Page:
Thermal deburring (TEM - Thermal Energy Method) is a process for removing production-related burrs from various machined parts which are caused by milling, drilling, etc. The scientifically correct name for TEM is “thermal-chemical deburring process”. It is assigned to the DIN 8590 subcategory of abrasive methods “chemical removal”.
The material to be removed is burned due to a chemical reaction between the material and the gas mixture. For this purpose, the workpieces are placed in a bell-shaped deburring chamber which is hydraulically closed by a closing plate. An accurately defined mixture of gases is fed into the deburring chamber via a gas metering system and ignited by a spark. The temperature of the subsequent combustion ranges from 2,500 to 3,300 °C (4,532 to 5,972 °F).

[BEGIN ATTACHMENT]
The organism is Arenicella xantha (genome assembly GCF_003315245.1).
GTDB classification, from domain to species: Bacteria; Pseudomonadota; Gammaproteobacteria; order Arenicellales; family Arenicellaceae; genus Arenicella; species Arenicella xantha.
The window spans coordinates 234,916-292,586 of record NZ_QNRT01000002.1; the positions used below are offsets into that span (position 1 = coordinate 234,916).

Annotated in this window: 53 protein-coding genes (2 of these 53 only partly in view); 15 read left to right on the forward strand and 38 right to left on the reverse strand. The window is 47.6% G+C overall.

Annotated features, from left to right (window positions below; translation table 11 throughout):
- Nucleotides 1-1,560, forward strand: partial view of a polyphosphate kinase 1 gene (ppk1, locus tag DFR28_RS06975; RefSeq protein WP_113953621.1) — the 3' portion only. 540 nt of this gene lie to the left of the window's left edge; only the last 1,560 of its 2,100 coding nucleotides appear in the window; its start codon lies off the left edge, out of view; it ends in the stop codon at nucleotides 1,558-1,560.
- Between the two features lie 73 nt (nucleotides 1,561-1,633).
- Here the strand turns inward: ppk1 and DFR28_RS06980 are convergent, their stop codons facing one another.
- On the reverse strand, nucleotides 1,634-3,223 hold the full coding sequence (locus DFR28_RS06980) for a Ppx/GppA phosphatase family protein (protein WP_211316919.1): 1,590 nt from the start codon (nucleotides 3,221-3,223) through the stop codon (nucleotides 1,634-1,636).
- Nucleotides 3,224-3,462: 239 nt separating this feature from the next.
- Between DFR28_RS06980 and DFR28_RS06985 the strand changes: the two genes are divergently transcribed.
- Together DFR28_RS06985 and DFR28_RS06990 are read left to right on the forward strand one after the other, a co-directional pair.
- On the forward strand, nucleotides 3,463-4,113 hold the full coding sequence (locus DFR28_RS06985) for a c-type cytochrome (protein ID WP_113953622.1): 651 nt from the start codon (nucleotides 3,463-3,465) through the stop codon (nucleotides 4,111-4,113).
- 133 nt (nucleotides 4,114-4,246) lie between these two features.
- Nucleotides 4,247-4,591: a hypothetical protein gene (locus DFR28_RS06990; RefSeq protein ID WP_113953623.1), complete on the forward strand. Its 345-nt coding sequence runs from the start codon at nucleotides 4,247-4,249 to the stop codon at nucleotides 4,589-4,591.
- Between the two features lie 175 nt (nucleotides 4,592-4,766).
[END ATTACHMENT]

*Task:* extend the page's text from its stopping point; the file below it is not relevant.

With this combination, the burr reaches its ignition temperature and reacts with the excess oxygen inside the deburring chamber. This leads to a complete combustion of the burr within 20 ms. Various metallic materials as well as all thermoplastics like PA, PE, PUR, and PMMA, but also injection molded parts without glass fiber content can be processed. All in all, the cycle time of the thermal deburring process is less than two minutes.